11 AUGUST 1961, Page 25


Second Best

By KATHARINE WHITEHORN CFIESTERTON once 'wrote an essay in which he In the main hall of 'this display there are large suits of armour, and Jacobean chairs round manorial tables set with cut glass; and, each working away behind a curly gold frame, genuine British craftsmen dug up from the Harrods workrooms to paint roses on silk scarves, engrave silver or gouge salad bowls in a spray of wood chips (salad bowls presuma- bly to be used with Cardinal Richelieu's invention —mayonnaise—Mr. Heinz' invention--Heinz mayonnaise--or the substance known as French Dressing). It could fairly be said that this display is dated in a double sense, since it was in the Thirties that all this manorial stuff was fashion- able: even an up-to-date archaism would go for Victorian or Georgian.

But in fact, of course, this is not the best of Britain or anything like it. Harrods is a shop Whose strong suit has always been comprehen- siveness, not far-out design : you arc .far more likely to be able to find the spare parts of for- gotten corsets or twenty-three types of garden shears than the latest fantasy in stainless steel or glass. And the comprehensiveness ensures that When you are choosing something, it stands as good a chance of being Swiss or German or American as of being British.

It is probably the fact that we do import already so many more things than we realise that blurs our consciousness of what Britain can and cannot do—that, and our inevitable tendency to Compare ourselves with the countries we know best, which are the places we go on holiday, Which arc those with a climate warm enough to be bad for the character, rather than cold enough to be like our own. We are constantly comparing our political system favourably with the French instead of unfavourably with the Swedes; we do the same thing with Italians and social services; We console ourselves with the thought that our children look pinker and fatter than the French, and are less unruly than the Americans (who visit us) while ignoring the bursting health of banish children who bow when, spoken to.

My own personal list of things I like best about Britain includes, now I come to think of it, 4 surprising number of things that are not export- able--even in the 'come and get it' sense in which Italians export sun, cypresses and the Sistine Chapel. It is a place made agreeable to live in by such things as our taxis (the only ones I have come across, in twelve capitals, that are useful for carting parcels, getting in and out of without crushing skirts or even, as Gulbenkian is reported to have said about his taxi, 'turning on a sixpence—whatever that may be'). We get milk delivered; our local politics are relatively uncor- rupt; nobody asks for money or argues about jobs without a comforting deviousness. We have the tutorial system of university teaching, We have cats' eyes in the roads at night—and even ' Americans don't. Our Health Service is some- thing of which we could be overweeningly proud, though Britons do nothing but complain about it : and it is left to visiting Americans to praise it.

But when it comes to things you can export, it is harder to lay a finger on any one thing and say 'In this we are pre-eminent.' I rang up the FBI and asked them, and they read me passages from a speech their President often makes on the subject, and it included aircraft engines, radar, chemicals, electronic equipment, and turbo-alternators. Now I am not complaining because you cannot find these things on display on every counter at Harrods; but one thing strikes me at once. None of them involve visual design.. The one exception seemed to be tweeds and woollens, but they'd still be making only twin sets if Italian design hadn't overtaken them.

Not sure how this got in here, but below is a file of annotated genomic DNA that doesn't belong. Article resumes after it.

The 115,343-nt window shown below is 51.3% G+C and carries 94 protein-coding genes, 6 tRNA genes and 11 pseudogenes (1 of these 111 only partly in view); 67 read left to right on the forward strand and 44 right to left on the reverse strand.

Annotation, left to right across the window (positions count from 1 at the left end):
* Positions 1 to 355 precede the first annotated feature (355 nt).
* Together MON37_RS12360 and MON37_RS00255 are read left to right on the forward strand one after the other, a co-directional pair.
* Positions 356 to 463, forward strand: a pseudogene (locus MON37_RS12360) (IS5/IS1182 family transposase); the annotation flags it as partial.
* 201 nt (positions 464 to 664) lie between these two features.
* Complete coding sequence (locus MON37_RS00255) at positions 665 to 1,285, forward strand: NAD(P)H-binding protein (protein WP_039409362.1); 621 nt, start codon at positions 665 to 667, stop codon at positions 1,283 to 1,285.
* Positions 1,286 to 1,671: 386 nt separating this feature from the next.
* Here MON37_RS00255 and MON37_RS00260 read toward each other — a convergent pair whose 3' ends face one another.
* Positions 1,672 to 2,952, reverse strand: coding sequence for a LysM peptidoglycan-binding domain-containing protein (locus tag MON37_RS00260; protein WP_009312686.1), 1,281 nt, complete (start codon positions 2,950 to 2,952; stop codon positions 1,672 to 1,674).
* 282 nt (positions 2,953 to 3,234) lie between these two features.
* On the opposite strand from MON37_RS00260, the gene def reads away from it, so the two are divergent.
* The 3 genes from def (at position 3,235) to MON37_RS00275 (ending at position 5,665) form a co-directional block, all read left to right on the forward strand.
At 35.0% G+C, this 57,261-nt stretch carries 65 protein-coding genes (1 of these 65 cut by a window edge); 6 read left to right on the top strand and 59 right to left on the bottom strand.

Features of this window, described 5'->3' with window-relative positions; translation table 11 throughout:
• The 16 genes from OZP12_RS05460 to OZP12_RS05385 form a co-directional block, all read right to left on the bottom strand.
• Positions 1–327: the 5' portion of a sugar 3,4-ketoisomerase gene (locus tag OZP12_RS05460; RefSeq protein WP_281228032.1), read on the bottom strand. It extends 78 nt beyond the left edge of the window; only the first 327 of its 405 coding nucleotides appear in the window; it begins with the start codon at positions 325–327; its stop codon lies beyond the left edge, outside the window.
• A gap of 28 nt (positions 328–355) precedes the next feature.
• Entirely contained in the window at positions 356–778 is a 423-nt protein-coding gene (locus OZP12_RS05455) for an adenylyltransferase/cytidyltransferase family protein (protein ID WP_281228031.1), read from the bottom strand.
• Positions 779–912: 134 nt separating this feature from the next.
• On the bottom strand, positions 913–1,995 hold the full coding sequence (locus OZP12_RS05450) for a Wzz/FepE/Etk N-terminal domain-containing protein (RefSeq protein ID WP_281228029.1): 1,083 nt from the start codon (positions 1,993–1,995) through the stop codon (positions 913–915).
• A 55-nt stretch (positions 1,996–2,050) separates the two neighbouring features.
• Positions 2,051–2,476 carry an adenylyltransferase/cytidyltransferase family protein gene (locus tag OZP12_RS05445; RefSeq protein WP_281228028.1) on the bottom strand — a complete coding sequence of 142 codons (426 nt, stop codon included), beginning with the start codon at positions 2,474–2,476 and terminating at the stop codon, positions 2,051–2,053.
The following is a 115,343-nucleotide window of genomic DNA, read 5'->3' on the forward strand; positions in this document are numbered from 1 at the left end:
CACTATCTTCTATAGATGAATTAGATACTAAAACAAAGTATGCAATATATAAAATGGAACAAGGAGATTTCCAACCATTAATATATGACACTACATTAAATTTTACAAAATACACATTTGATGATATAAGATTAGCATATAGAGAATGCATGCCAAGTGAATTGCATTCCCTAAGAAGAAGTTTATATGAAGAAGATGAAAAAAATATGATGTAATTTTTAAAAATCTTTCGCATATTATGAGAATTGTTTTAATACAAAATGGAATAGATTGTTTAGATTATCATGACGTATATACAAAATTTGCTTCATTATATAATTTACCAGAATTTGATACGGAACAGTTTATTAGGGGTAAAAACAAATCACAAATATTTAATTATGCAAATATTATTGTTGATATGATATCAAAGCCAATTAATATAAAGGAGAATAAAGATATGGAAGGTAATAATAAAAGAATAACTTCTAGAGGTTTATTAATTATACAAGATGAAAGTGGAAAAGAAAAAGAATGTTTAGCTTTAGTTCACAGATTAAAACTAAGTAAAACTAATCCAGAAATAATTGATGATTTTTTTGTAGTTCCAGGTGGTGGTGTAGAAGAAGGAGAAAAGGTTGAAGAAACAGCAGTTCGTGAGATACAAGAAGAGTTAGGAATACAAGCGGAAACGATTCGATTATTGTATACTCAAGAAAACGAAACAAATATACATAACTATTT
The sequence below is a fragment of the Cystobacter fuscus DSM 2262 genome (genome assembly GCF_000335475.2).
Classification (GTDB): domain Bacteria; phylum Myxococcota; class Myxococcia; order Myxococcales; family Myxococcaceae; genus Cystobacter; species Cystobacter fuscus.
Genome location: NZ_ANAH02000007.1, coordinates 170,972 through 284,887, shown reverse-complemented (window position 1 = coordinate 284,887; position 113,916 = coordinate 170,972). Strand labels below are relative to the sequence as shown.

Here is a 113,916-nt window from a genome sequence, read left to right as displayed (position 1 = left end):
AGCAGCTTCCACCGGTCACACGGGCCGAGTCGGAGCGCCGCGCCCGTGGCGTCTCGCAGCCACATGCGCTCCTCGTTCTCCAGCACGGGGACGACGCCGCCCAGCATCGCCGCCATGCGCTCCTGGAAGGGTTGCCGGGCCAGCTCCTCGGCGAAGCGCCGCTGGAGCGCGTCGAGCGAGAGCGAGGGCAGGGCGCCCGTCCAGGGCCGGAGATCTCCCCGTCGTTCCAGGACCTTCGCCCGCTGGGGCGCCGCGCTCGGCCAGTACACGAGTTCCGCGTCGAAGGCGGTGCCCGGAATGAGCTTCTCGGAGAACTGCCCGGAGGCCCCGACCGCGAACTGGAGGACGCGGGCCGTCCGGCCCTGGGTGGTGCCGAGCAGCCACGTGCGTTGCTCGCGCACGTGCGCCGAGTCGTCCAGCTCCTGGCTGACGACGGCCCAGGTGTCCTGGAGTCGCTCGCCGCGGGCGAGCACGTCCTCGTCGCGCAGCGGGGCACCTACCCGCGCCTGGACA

The whole tendency of British visual design makes one feel that someoke has lined the manu- facturers up like gangsters off to a funeral and said, 'Now look, boys, don't start anything.' And even a short trot round the Design Centre (where you do get something. like Best of Britain) poses a problem: most of the best furni- ture looked Danish, most of the best glass Swedish. It is the same problem that besets exporting manufacturers of clothes; if it looks like Paris, is it British? If it doesn't look like Paris, is it up to date? Obviously the perfect answer is to get the other man into this position, wondering whether to be with it and British, or local and without But, odd as it sounds, the tendency of the Common Market may be to make it less impor- tant to be the mile begetter of a class of goods. When tariffs bump up prices, it only makes sense to import from a country whose very name will reconcile people to the price tag, like the word 'Italian' on overpriced sweaters. But given more equability of prices, it may be quite good enough to make someone else's ideas a bit more cheaply or effectively than they do, and never mind who started it. As the Japanese do. The perfect example of this is in fashion, where Paris starts the trends but we, the British, whip out some of the best mass-produced adaptations in the world, and can sell them not only to America but back to France. But that takes an agility of mind, a willingness to learn from one's competi- tors, that is emphatically not going to be gained by gazing reverently back at the great figures of the past. No doubt we have produced kings of design in our time, but even . . . the world's first huge white bearded kings In dim glades sleeping murmur in their sleep And closer round their breasts the ivy clings Cutting its pathway slow and red and deep. .

which went, you will remember, with . the great markets by the sea shut fast All that calm Sunday that goes on and on..

And Sundays are not things the British do well.